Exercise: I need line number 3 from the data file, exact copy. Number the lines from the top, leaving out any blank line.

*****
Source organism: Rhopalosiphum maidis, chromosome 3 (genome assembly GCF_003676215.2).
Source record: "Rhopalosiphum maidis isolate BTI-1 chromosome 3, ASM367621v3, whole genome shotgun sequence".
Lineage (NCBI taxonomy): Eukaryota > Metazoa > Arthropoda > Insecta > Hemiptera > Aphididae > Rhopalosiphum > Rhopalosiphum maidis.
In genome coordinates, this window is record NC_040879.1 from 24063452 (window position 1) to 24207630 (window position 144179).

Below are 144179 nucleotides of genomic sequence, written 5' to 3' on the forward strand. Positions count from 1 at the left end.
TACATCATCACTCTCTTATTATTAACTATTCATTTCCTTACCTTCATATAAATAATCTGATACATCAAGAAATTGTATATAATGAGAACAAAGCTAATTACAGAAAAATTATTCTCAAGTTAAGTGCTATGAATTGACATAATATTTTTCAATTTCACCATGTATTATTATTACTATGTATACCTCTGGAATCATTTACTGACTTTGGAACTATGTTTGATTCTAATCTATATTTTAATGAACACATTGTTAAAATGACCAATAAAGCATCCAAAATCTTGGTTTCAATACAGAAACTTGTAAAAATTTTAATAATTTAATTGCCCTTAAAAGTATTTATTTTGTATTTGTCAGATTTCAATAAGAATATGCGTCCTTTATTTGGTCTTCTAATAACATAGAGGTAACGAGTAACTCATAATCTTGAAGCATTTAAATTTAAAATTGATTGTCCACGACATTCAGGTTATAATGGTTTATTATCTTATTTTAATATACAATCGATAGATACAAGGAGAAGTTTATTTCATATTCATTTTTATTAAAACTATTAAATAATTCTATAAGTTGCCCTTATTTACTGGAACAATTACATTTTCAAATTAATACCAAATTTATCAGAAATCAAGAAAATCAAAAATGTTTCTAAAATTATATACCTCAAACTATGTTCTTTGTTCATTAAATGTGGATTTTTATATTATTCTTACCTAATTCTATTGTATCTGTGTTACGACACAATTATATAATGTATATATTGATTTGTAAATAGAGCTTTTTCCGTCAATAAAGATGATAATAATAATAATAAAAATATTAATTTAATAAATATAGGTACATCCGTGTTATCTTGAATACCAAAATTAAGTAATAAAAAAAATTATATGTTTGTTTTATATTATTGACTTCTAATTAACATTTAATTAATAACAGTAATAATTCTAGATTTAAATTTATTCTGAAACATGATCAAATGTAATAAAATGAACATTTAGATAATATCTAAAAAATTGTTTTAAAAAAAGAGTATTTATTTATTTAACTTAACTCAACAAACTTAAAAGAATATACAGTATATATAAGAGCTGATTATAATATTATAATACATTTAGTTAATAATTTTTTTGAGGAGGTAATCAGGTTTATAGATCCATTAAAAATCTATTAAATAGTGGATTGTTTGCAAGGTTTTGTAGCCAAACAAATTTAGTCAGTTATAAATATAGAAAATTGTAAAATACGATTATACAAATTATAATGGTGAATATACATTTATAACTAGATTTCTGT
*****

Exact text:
Lineage (NCBI taxonomy): Eukaryota > Metazoa > Arthropoda > Insecta > Hemiptera > Aphididae > Rhopalosiphum > Rhopalosiphum maidis.